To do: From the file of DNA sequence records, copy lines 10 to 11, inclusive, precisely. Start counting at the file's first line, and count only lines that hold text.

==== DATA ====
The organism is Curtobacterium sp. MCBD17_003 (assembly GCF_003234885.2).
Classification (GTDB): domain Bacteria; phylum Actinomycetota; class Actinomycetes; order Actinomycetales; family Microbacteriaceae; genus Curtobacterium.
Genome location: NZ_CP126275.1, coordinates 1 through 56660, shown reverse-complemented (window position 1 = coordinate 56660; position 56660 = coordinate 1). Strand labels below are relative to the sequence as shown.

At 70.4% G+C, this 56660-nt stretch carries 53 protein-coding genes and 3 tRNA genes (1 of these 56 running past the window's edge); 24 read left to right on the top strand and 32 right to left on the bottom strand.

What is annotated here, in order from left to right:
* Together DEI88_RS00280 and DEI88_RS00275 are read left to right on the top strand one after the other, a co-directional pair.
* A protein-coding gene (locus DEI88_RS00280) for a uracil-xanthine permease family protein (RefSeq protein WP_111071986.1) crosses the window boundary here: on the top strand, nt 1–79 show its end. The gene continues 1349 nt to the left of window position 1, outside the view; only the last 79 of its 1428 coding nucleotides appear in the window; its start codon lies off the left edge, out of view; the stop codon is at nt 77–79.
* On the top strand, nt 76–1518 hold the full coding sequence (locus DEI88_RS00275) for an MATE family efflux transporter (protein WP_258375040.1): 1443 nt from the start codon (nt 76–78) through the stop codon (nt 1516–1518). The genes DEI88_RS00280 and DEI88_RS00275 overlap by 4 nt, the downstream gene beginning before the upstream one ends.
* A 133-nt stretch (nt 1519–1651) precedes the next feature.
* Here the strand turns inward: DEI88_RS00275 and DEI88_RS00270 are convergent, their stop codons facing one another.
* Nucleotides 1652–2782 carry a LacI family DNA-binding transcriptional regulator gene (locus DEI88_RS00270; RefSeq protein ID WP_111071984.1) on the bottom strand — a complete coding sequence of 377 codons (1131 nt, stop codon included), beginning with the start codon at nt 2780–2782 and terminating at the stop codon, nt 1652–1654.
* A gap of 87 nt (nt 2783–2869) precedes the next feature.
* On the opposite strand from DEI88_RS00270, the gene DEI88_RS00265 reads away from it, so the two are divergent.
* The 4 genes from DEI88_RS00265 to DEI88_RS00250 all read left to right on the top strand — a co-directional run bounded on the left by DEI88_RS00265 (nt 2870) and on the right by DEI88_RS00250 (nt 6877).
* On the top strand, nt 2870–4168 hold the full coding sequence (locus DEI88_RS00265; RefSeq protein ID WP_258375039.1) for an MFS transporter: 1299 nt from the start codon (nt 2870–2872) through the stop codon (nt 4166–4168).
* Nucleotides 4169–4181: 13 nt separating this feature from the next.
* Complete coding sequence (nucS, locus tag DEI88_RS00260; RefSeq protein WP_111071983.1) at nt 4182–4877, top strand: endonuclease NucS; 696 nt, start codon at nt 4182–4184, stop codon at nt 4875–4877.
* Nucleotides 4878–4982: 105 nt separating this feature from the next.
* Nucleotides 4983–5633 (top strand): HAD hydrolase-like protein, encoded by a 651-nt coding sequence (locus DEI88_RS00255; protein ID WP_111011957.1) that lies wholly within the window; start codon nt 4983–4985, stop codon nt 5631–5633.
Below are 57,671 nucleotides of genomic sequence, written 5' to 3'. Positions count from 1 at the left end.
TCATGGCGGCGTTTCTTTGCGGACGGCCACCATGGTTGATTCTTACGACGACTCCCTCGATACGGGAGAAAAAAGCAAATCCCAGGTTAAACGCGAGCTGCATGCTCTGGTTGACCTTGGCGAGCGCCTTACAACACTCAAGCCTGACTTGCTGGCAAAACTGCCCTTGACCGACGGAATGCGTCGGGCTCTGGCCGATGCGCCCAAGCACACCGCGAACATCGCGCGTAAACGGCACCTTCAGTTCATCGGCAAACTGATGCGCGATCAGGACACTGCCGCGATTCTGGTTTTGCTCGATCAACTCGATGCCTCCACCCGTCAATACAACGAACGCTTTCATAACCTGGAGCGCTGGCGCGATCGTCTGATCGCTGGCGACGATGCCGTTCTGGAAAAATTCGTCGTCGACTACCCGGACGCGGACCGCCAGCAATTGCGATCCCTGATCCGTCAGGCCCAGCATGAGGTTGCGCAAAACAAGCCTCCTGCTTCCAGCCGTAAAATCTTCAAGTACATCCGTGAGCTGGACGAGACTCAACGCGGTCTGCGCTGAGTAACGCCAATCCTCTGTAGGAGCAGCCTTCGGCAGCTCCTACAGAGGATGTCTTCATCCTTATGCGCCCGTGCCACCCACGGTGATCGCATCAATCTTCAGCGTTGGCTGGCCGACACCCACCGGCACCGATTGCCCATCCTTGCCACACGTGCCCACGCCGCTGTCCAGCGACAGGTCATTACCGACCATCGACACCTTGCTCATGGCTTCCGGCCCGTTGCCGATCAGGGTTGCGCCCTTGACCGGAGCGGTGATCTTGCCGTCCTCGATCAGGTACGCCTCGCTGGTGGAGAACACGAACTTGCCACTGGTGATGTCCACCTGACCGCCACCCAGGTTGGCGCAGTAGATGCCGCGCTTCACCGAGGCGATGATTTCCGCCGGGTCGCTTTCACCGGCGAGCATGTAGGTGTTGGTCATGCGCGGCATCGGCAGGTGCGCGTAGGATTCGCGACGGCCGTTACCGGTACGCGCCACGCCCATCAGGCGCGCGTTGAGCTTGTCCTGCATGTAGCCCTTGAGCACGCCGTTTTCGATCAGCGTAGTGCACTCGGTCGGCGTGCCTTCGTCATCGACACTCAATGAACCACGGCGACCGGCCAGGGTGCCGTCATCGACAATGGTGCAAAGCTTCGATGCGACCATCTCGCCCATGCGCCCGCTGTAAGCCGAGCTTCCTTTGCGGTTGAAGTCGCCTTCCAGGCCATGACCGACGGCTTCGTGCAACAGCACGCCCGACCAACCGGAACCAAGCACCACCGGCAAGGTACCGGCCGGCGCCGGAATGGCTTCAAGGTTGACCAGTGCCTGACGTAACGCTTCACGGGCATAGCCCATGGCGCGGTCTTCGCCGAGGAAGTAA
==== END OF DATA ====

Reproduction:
* Here the strand turns inward: DEI88_RS00275 and DEI88_RS00270 are convergent, their stop codons facing one another.
* Nucleotides 1652–2782 carry a LacI family DNA-binding transcriptional regulator gene (locus DEI88_RS00270; RefSeq protein ID WP_111071984.1) on the bottom strand — a complete coding sequence of 377 codons (1131 nt, stop codon included), beginning with the start codon at nt 2780–2782 and terminating at the stop codon, nt 1652–1654.